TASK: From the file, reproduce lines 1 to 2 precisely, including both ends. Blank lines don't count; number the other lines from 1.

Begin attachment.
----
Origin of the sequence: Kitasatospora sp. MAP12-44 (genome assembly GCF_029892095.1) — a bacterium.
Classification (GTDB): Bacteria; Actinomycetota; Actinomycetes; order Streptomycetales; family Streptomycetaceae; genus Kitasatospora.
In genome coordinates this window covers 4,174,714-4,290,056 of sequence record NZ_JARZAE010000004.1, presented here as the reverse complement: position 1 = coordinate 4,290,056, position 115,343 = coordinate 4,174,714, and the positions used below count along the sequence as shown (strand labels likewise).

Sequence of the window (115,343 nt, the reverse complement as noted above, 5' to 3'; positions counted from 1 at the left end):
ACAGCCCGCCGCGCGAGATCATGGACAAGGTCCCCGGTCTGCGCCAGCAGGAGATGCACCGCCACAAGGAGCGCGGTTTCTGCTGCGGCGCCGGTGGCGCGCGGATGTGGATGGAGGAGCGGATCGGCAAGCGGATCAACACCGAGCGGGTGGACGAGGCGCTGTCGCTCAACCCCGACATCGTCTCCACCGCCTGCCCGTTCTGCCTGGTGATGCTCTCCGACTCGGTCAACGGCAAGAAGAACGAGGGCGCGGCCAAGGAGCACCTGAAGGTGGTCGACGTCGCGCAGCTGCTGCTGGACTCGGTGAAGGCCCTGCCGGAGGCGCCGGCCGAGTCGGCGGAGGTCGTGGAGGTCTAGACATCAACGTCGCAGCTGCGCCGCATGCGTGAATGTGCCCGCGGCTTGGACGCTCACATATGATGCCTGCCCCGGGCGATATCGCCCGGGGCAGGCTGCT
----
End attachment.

Origin of the sequence: Kitasatospora sp. MAP12-44 (genome assembly GCF_029892095.1) — a bacterium.
Classification (GTDB): Bacteria; Actinomycetota; Actinomycetes; order Streptomycetales; family Streptomycetaceae; genus Kitasatospora.